Meiotic Fictions: Hybridity and the Reproduction of the New 
As [Nancy] Stepan suggests, without an understanding of genetics, "the role of hybridization in evolution was too difficult a problem for Darwin to solve." — Robert Young, Colonial Desire
 Most compelling, to me, of all aspects of Paul Gilroy's extraordinary The Black Atlantic is the impression it makes, early on, of a work ransacking at the limits of critical language and insisting that it comes up short. I want to talk about, or in the space of, that text seems to say, what we usually call hybridity, and also many other things — "creolization, metissage, metizaje" (2); "the stereophonic, bilingual or bifocal" (3); "the rhizomorphic, fractal" (4); "the transnational, intercultural, and syncret[ic]" (15) — but remain, it continues, dissatisfied with these "manifestly inadequate theoretical terms" (15). This in and of itself is nothing new — in recent years, both the case against hybridity as an unproblematic master trope for visions of cultural amalgamation and syncretism, and the overall sense of a frustrating scarcity of more satisfying possibilities to put in its place, seem fairly well established. But Gilroy's finest move, his text's deliverance, lies finally in substituting for the sign a symbol and for the metaphor a shape: the ship in motion, the Atlantic contours. In this essay, too, I'd like to rummage through manifestly inadequate theoretical terms, dissatisfied, and ultimately offer my own shape: a scattering of runes, an open weave. 
 That hybridity has been a concept much-contested in its literary and cultural applications does not much detract from its extraordinary persistence in exactly these applications — sheepish and hangdog, sure, but apparently still a habit hard to break. I'd like to suggest that hybridity's uneasy status — as a kind of attractive nuisance that nonetheless continues to attract — has much to do with the equally uneasy, and yet still relatively unexamined, status of genetic science within our current literary and cultural imaginary. Compromised by its association with eugenics, nuclear physics, and biological determinism, instigating, in Jose Van Dijck's words, "profound agitation over the integrity of the human body and the corrosion of human identity" (7), genetic science has nonetheless captured the public imagination profoundly, viscerally, and likely irreversibly. The fierceness of collective fears and fantasies over reproductive technology and genetic manipulation only proves the point that, for better or for worse, genetic structures have "replac[ed] the cell or the organism as the locus of vital activity...[T]he genetic make-up represents the deep structure of inner life that has traditionally been met with awe, mystification, and veneration" (Van Dijck 6-7). Hybridity continues to attract, while its many perfectly logical supplements have fallen rather flat, I'd argue, because it is a biological, genetic metaphor, and though we might not like molecular biology, as a synecdoche for the self we (mostly, somehow) believe in it.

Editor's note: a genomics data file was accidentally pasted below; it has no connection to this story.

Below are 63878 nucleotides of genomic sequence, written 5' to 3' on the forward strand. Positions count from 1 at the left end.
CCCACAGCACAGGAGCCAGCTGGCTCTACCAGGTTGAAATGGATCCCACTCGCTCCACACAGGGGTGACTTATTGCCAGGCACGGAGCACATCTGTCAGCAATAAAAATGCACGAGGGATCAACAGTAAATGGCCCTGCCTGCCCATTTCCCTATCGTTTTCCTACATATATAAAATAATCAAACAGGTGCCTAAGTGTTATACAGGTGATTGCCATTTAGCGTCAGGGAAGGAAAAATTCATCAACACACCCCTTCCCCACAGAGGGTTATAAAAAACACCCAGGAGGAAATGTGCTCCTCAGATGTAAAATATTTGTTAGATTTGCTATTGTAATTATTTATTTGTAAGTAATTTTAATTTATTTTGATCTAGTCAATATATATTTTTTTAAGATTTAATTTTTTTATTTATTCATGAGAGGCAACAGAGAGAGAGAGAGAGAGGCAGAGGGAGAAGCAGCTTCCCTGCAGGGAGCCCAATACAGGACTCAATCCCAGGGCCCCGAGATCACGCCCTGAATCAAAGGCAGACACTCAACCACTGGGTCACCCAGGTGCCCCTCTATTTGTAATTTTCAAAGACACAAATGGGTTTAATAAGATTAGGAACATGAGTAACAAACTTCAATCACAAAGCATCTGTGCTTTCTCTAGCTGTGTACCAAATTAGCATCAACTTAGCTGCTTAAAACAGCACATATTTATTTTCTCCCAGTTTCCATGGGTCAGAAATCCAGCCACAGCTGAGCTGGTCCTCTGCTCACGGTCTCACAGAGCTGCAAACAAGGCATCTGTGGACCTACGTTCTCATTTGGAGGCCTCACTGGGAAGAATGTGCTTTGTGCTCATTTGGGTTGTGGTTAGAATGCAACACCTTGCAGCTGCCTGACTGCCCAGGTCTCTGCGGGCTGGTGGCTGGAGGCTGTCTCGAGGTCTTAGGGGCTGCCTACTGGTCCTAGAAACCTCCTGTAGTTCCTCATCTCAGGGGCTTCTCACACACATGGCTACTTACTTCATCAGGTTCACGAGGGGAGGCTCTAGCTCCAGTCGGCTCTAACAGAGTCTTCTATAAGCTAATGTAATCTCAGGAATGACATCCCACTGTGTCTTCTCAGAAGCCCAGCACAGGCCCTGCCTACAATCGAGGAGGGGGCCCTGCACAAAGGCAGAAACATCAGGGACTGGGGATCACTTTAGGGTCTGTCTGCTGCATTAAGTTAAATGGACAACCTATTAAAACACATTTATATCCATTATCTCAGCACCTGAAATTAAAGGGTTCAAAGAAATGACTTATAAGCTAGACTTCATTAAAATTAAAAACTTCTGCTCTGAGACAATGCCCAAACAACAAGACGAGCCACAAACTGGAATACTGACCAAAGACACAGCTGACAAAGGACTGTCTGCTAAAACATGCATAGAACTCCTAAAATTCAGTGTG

It is my suggestion, then, that the problem of the hybrid metaphor might best be engaged not by attempting to circumvent associations with literal processes of reproduction and the biological life of the body — associations that may always exert an intuitive "natural" attraction — but by returning to and mining more thoughtfully other, related paradigms that better suit selected conceptual purposes. The energy of the genetic imaginary, what Van Dijck self-titles "imagenation," could then be reclaimed by postmodern and postcolonial critics in its most dynamic form — as symbol, as shape, as a repertoire of forms for thinking-through, "spatial territory no one before has laid eyes on" (111).
 The specific biological shape I would like to explore here as a supplement to hybridity, one that retains a connection with the literal mechanics of genealogy but that illuminates more finely the visions of writers interested in the most generative versions of hybridity, is that of meiosis: the process by which sexually-reproducing organisms produce cells appropriate for eventual genetic exchange. This paradigm, rooted in a more accurate understanding of "hybridity's" reproductive genetics, might more closely approximate the spirit of what such theorists as Robert Young and Homi Bhabha seem to be positing — a hybridity that produces transgressive novelty, a novelty that paradoxically produces itself within or of the materials of a static past. Moving from a hybrid metaphor to a meiotic metaphor might also better illustrate the visions of amalgamation and syncretism specific to such writers as Italo Calvino, Salman Rushdie, and Robert Antoni. For Antoni in particular, meiosis may also illustrate a vision of literary method and form approaching a new frontier, a genetic art that blurs fictional and empirical truths in the service of regeneration and self-reclamation, an art that then fully accounts for (what I would call) the reproduction of the new.
 See The Gambler. 1995, etching. Frank Moore. Reproduced in "Divergent Lineages: Contemporary Art and the Genetic Code." Art Journal 55.1 (1996). 13. Shows a gambler's "hand" of DNA playing cards.
 See Figure 19, «http://www.drosophilahistory.com/stagesofmeiosis-novitski/body.html». Shows runic pattern of dividing chromosomes; Figure 5.19, page 101, Biology: Science and Life. ed. Michael R. Cummings. Minneapolis: West Publishing, 1996. Shows thread-like fibers of chromosome chiasmus.